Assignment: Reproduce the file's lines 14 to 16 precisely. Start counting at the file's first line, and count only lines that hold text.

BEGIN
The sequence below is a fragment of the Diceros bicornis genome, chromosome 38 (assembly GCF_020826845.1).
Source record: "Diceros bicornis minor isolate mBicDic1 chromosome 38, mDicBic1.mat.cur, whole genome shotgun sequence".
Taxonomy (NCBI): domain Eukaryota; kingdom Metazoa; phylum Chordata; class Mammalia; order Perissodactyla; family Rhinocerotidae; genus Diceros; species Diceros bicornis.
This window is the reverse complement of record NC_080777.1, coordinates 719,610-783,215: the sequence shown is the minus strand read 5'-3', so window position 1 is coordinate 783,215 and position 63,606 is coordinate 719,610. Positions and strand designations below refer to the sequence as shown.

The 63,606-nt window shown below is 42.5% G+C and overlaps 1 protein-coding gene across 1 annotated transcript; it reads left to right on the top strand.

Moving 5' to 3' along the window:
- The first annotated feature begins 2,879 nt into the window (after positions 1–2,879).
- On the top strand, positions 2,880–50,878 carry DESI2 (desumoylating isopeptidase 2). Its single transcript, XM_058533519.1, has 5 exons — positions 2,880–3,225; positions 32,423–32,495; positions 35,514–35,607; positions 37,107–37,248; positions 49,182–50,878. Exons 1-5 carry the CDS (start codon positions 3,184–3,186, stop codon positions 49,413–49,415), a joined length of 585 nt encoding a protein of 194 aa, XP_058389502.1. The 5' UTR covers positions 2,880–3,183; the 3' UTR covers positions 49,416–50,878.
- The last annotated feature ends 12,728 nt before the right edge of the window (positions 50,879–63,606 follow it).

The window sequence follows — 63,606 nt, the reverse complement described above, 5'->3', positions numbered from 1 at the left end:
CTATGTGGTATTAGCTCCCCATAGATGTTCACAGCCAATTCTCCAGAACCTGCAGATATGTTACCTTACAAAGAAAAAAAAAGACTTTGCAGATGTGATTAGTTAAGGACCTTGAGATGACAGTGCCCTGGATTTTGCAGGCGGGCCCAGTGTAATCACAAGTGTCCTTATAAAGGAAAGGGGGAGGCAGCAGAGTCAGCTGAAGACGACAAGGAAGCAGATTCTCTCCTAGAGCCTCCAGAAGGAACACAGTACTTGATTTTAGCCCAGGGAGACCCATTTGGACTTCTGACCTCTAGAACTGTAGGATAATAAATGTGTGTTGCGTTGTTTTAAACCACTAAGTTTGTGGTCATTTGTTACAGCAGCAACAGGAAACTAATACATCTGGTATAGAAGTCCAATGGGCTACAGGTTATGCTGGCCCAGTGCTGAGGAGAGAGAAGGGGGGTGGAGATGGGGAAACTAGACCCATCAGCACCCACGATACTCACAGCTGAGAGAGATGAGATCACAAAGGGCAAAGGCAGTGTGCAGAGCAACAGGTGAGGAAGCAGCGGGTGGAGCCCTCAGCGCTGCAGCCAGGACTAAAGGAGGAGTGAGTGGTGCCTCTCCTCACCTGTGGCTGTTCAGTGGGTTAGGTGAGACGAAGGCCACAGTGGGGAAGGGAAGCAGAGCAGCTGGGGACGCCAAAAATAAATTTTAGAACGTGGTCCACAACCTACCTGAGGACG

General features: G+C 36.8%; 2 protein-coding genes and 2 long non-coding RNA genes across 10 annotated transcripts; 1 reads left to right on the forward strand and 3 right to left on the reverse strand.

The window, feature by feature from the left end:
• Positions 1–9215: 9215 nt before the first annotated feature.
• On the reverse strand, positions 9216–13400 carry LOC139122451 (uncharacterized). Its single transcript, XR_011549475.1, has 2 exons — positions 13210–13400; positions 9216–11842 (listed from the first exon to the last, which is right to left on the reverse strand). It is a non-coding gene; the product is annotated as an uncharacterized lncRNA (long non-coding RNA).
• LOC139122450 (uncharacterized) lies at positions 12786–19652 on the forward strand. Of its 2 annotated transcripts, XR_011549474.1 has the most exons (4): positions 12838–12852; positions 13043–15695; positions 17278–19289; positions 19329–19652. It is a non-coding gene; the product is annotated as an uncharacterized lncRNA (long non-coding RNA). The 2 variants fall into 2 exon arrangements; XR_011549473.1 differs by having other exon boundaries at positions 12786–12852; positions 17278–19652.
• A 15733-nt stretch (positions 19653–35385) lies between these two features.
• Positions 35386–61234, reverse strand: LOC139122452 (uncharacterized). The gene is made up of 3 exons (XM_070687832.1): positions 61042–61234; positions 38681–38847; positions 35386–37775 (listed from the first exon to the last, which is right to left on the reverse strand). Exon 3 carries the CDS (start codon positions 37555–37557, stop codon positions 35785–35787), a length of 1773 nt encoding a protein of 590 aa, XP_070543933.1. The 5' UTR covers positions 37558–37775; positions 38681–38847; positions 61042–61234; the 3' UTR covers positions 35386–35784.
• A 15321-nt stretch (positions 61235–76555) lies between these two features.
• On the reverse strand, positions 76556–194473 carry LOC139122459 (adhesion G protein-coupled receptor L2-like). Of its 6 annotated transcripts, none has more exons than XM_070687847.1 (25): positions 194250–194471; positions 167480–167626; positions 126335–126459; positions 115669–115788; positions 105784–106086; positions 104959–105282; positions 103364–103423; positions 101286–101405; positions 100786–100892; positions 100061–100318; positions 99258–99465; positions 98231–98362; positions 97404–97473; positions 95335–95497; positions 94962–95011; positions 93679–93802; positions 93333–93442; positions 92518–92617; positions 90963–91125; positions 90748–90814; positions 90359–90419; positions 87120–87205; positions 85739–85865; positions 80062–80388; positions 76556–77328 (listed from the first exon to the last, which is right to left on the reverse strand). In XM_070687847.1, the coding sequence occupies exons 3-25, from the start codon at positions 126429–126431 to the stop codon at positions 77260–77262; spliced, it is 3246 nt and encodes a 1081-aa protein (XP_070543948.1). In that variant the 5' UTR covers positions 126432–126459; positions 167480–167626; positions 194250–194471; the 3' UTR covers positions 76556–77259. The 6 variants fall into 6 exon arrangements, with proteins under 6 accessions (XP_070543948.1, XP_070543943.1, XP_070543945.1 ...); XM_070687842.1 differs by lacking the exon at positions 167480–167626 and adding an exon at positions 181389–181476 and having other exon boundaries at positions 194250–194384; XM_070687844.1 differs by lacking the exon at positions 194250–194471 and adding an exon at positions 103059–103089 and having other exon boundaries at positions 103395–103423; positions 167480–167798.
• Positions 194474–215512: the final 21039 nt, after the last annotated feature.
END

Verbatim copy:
• Positions 1–9215: 9215 nt before the first annotated feature.
• On the reverse strand, positions 9216–13400 carry LOC139122451 (uncharacterized). Its single transcript, XR_011549475.1, has 2 exons — positions 13210–13400; positions 9216–11842 (listed from the first exon to the last, which is right to left on the reverse strand). It is a non-coding gene; the product is annotated as an uncharacterized lncRNA (long non-coding RNA).
• LOC139122450 (uncharacterized) lies at positions 12786–19652 on the forward strand. Of its 2 annotated transcripts, XR_011549474.1 has the most exons (4): positions 12838–12852; positions 13043–15695; positions 17278–19289; positions 19329–19652. It is a non-coding gene; the product is annotated as an uncharacterized lncRNA (long non-coding RNA). The 2 variants fall into 2 exon arrangements; XR_011549473.1 differs by having other exon boundaries at positions 12786–12852; positions 17278–19652.